Building the country's population to 15 million over the next 50 years was proposed in a New Zealand Institute of Economic Research working paper a year ago. The objective was to bring the size and density of the population to levels closer to those of more prosperous European countries. Among other benefits, this would overcome the disadvantages of spreading high fixed costs, including infrastructure, across a small population. And with the right selection parameters, more relaxed immigration policies could help New Zealand deal with the looming fiscal challenges of an ageing population.
The need for a much bigger population was reiterated later in the year, in a report prepared for Export New Zealand on how to lift the country's export performance. Smallness and isolation stifled export growth, the NZIER then argued. Increasing the population by easing immigration rules would create bigger domestic companies, which could translate into expansion into overseas markets.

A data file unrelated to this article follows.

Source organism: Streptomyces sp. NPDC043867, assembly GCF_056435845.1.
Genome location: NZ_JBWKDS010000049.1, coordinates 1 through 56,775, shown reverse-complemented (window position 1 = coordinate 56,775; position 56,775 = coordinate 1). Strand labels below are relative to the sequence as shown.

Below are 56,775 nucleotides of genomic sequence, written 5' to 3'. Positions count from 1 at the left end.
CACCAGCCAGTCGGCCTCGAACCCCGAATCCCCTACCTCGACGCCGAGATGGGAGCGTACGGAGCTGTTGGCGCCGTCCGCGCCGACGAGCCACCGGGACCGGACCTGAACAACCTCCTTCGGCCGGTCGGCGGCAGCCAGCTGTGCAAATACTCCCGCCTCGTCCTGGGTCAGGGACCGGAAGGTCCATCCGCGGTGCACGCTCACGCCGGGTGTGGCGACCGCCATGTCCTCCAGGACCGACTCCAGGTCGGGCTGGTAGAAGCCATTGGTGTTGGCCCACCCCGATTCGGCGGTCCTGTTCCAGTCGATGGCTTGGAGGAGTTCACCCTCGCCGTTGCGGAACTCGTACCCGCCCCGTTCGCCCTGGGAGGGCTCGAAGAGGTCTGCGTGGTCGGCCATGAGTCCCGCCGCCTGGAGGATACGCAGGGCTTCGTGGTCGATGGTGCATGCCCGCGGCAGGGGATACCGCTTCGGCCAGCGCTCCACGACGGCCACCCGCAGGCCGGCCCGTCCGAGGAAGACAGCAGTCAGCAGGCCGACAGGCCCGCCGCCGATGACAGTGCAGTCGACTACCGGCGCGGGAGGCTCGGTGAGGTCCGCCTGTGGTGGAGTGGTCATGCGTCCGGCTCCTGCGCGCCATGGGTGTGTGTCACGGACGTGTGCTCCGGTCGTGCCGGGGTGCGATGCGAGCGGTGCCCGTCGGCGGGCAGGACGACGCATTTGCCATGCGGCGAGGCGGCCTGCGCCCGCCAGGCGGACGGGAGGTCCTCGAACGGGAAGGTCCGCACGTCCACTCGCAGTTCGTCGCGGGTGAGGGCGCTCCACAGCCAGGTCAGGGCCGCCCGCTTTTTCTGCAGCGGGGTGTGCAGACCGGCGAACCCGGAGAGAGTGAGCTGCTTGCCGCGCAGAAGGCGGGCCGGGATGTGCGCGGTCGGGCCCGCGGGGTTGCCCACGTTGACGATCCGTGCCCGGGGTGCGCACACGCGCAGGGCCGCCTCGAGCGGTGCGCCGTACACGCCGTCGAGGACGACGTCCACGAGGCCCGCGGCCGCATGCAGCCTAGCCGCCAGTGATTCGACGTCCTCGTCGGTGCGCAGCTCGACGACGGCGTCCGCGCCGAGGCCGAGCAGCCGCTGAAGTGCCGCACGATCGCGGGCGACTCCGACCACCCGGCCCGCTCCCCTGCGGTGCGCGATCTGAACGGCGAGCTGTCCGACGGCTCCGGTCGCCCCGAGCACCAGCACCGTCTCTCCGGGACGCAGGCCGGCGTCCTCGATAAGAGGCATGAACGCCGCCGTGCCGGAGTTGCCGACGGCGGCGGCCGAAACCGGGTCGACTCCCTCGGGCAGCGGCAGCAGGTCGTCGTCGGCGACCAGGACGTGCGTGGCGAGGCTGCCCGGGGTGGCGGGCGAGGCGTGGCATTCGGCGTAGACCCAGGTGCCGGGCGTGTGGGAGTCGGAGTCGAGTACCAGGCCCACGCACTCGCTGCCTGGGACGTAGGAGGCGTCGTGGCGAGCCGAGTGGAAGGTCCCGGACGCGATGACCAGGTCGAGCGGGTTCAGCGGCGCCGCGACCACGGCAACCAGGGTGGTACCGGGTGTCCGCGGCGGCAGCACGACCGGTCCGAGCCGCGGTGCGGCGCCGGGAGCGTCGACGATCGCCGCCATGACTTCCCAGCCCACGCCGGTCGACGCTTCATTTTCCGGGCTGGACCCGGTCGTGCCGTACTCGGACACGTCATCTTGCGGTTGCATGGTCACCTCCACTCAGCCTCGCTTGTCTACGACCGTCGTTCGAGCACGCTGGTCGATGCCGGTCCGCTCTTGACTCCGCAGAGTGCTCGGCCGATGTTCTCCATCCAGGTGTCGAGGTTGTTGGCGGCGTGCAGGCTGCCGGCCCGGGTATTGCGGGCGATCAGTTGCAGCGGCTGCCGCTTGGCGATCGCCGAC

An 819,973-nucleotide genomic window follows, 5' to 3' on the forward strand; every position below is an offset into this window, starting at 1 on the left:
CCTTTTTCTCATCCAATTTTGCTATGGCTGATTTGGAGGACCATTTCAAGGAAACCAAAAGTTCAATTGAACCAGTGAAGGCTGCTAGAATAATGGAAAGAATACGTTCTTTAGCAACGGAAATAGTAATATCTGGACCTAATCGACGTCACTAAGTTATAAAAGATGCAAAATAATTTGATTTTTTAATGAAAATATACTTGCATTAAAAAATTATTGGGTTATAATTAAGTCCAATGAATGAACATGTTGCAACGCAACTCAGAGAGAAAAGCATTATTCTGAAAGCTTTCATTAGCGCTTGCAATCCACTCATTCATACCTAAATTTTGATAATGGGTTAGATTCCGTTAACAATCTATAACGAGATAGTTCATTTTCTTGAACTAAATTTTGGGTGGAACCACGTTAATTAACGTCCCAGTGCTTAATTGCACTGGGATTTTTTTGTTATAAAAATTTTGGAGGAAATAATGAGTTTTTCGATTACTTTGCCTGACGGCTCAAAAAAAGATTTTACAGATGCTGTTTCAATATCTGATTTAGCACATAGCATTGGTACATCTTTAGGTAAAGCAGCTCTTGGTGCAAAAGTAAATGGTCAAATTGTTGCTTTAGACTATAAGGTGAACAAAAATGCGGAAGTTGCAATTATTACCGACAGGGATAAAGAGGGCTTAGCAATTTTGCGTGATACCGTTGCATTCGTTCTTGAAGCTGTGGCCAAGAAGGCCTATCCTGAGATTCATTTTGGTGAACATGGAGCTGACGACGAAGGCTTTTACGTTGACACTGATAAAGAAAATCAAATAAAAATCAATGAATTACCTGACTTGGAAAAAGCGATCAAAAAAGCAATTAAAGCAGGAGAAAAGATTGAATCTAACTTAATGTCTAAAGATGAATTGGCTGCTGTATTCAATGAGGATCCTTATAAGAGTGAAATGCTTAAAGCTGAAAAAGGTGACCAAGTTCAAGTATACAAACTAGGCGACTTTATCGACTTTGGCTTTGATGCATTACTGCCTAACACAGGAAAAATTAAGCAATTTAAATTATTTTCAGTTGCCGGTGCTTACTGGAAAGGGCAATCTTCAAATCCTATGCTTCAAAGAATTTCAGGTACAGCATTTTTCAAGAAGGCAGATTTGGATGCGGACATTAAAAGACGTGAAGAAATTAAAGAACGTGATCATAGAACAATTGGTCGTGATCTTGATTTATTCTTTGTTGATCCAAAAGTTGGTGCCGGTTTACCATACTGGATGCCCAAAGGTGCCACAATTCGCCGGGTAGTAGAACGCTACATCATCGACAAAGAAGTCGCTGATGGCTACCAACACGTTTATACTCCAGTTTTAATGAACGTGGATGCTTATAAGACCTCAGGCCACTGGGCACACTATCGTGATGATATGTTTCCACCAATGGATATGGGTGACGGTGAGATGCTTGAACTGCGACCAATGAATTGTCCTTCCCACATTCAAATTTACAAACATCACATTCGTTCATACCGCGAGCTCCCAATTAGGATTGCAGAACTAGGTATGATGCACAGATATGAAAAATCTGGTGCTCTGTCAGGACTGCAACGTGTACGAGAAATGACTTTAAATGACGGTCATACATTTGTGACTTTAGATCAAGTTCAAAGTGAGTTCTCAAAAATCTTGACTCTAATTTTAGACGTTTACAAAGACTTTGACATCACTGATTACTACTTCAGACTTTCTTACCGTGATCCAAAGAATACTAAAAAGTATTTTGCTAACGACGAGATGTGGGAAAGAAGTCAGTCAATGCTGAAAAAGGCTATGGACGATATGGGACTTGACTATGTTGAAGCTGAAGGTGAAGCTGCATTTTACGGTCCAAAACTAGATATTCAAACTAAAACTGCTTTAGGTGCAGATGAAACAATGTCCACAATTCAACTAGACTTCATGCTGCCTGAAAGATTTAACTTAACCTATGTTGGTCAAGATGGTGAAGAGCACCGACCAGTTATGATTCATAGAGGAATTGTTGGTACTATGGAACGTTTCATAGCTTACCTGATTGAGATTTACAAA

Federated Farmers president Bruce Wills was among business leaders who championed the NZIER plan. New Zealand exports were more likely to grow if successive governments targeted a population of 15 million by 2060, he asserted, because more people bring more capital and more ideas.
But he recognised they bring more problems, too, for land use and the environment. We had to find a way of adding more people without worsening urban sprawl, he said, so that New Zealand farming could continue to be the economy's "star turn" in terms of value and productivity (notwithstanding the demands for other resources - such as clean water - that would be heightened by adding some 9 million people to our population).
The federation's chief executive, Conor English, has kicked the issue along over Christmas by proposing that we stop building out in Auckland and start building up, in a policy of "Manhattanising".
Certainly, something must be done to slow the steady loss of productive farm and horticultural land to urban development for the country to make the most of its primary industry potential. Whether people would rather live on the 30th floor of a skyscraper than on a patch of land in suburbia is not so obvious.
- © Fairfax NZ News